Eyewitness To A Genocide: The United Nations And Rwanda

Eyewitness To A Genocide

As United National Turns 75, Michael Barnett, former UN employee’s expose’ reignites the debate on the role and structure of United Nations and the urgent need to reform it.

Why was the UN a bystander during the Rwandan genocide? Do its sins of omission leave it morally responsible for the hundreds of thousands of dead? Michael Barnett, who worked at the U.S. Mission to the United Nations from 1993 to 1994, covered Rwanda for much of the genocide. Based on his first-hand experiences, archival work, and interviews with many key participants, he reconstructs the history of the UN’s involvement in Rwanda.

In the weeks leading up to the genocide, the author documents, the UN was increasingly aware or had good reason to suspect that Rwanda was a site of crimes against humanity. Yet it failed to act. Barnett argues that its indifference was driven not by incompetence or cynicism but rather by reasoned choices cradled by moral considerations. Employing a novel approach to ethics in practice and in relationship to international organizations, Barnett offers an unsettling possibility: the UN culture recast the ethical commitments of well-intentioned individuals, arresting any duty to aid at the outset of the genocide.

Barnett argues that the UN bears some moral responsibility for the genocide. Particularly disturbing is his observation that not only did the UN violate its moral responsibilities, but also that many in New York believed that they were “doing the right thing” as they did so. Barnett addresses the ways in which the Rwandan genocide raises a warning about this age of humanitarianism and concludes by asking whether it is possible to build moral institutions.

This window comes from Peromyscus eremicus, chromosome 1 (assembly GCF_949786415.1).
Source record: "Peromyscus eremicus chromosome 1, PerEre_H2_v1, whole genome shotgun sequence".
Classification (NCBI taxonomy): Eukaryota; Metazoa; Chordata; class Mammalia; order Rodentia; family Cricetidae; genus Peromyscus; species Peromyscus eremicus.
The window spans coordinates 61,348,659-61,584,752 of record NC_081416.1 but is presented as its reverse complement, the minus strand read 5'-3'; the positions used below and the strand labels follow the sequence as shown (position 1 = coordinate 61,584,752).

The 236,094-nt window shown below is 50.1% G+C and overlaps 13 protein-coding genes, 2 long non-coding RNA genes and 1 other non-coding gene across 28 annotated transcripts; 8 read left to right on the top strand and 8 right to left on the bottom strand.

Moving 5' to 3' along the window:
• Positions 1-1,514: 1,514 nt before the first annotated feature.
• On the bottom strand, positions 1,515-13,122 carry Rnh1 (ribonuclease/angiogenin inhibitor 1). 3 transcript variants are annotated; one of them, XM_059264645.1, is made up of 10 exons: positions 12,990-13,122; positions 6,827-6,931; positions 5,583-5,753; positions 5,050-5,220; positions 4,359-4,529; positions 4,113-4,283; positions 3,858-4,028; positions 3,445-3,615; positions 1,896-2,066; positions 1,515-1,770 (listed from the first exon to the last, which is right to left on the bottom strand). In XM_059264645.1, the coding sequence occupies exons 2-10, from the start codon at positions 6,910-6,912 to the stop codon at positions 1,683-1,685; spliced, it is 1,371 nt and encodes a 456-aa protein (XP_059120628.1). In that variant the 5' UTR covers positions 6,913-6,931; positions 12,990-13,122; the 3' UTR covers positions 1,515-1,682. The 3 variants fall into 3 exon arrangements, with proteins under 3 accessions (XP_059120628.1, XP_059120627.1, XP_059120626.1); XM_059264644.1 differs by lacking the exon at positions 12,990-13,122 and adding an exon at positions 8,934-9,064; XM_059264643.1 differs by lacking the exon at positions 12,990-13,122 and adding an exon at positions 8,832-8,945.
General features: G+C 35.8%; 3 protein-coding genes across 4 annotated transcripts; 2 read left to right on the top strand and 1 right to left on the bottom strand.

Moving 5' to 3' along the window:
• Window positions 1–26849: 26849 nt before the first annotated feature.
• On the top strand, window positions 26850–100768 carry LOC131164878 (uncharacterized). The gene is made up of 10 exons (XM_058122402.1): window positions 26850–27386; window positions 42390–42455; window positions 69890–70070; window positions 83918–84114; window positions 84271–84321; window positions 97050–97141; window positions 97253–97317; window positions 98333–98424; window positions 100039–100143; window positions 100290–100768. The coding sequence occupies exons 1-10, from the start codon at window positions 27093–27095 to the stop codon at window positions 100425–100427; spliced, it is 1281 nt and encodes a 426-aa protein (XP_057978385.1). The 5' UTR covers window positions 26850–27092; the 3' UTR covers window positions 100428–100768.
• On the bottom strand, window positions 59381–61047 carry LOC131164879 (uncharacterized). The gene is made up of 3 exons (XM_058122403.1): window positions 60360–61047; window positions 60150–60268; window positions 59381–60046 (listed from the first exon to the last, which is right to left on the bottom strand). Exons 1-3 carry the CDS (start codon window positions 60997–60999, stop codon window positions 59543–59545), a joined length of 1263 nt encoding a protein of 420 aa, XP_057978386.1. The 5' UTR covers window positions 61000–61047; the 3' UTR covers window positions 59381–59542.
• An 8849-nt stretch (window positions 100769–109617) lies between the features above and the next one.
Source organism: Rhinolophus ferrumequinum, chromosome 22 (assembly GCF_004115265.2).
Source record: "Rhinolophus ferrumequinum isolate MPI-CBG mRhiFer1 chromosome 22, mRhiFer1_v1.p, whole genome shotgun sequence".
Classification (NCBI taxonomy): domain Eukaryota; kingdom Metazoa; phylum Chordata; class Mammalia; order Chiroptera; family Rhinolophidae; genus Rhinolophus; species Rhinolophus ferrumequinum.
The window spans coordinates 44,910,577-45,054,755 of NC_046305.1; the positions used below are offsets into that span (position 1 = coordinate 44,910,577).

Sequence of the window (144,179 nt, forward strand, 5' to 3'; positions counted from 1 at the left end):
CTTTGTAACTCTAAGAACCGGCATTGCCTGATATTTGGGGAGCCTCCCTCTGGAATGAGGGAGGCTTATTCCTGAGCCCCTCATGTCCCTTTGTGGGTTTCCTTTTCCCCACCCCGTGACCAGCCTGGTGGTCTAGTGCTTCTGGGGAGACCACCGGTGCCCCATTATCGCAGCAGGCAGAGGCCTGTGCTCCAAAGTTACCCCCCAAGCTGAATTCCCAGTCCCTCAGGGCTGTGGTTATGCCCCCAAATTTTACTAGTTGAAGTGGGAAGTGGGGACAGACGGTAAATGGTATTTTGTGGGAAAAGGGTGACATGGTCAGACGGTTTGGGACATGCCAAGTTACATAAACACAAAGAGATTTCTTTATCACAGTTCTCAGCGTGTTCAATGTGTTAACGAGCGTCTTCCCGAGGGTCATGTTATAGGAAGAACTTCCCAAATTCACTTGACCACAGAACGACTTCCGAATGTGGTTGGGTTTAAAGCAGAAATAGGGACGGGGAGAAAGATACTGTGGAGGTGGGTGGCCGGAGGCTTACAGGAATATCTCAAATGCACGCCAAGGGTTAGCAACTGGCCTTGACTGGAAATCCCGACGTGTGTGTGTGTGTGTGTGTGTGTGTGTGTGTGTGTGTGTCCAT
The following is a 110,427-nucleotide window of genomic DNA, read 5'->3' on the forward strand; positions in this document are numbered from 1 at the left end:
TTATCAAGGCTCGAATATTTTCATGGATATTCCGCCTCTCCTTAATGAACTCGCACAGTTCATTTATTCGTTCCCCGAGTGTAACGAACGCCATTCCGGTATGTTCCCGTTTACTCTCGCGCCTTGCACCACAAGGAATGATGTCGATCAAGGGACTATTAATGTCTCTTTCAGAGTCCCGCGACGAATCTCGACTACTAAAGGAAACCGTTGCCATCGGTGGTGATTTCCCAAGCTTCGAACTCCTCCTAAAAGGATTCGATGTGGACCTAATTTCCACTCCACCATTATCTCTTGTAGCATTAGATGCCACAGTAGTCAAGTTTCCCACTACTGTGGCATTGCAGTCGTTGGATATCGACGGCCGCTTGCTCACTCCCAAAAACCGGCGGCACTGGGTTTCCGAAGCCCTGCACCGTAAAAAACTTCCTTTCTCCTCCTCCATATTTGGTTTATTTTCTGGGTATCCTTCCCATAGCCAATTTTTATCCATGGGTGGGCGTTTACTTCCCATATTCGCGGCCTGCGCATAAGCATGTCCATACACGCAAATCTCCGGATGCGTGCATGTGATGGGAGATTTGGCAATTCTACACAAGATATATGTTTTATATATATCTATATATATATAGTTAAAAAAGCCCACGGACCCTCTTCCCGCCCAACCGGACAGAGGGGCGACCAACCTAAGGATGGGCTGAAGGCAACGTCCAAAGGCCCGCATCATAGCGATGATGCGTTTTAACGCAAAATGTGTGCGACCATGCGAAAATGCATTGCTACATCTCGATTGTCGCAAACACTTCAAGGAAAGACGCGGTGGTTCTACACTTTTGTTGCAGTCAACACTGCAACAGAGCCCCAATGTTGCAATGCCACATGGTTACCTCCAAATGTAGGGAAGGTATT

Here are excerpts from the book:

The international community contains transcendental values. Progress, human rights, development—such values are accorded a Kantian quality and viewed as the constitutional fabric of the international community. These values transcend the nation-states that formally comprise the international system. The UN is more than an instrument of member states. It is also the concrete expression of the hopes and ideals of the international community. UN staff often talk about the UN as if it were a church, suggesting that they are guardians of a religion whose tenets are transcendental.13 Even doubting states observe the High Holidays.
New York, as headquarters is referred to by UN hands, developed peacekeeping rules that limited who would qualify for relief and assistance; developed a system of thought that helped them to maintain a faith in the val­
10 Eyewitness to a Genocide ues of the international community, even while acting in ways that potentially violated those values; and developed a sense of powerlessness that could lead them to deny their capacity for action. After sobering experiences in the field and a more realistic appraisal of the foundations of peacekeeping, New York developed a more precise and restricted set of rules to
determine when peacekeeping was appropriate and how peacekeepers should operate in the field. Peacekeeping was appropriate when there was a “peace to keep”; peacekeepers should follow the principles of neutrality,impartiality, and consent. The reason for these rules was the recognition
that the misapplication of peacekeeping was leading both to costly failures in the field and to fatal damage to the institution. But another consequence of these rules was the reduced likelihood that peacekeepers would be deployed during moments of mass human suffering. Those at the UN, member states and staff alike, were overwhelmed by the sheer number of worthy
cases. They used the peacekeeping rules to discriminate between those who could and those who could not be helped. Virtue could be found in helping those who could not help themselves because such action could help
maintain the health of the UN. A malnourished and overused UN was highly dependent on the whims of the volatile Great Powers. In response, UN staff began to deny their own responsibility and capacity to act. Time and again, UN officials used words like servants and subordinates, self-effacing descriptions that they delivered sarcastically but which betrayed their feelings of vulnerability. The
tremulous times at the UN and the constant reminder by powerful patrons not to cross any red lines encouraged UN staff to adopt a “pragmatic” and highly cautious approach to world events. The development of more discriminating rules of peacekeeping, of a system of thought that found virtue
in detachment, and of a growing sense of powerlessness meant that UN staff could find some redemption, even moral solace, in the decision not to intervene.”

(The book is available at: https://www.amazon.in/Eyewitness-Genocide-United-Nations-Rwanda/dp/0801438837)

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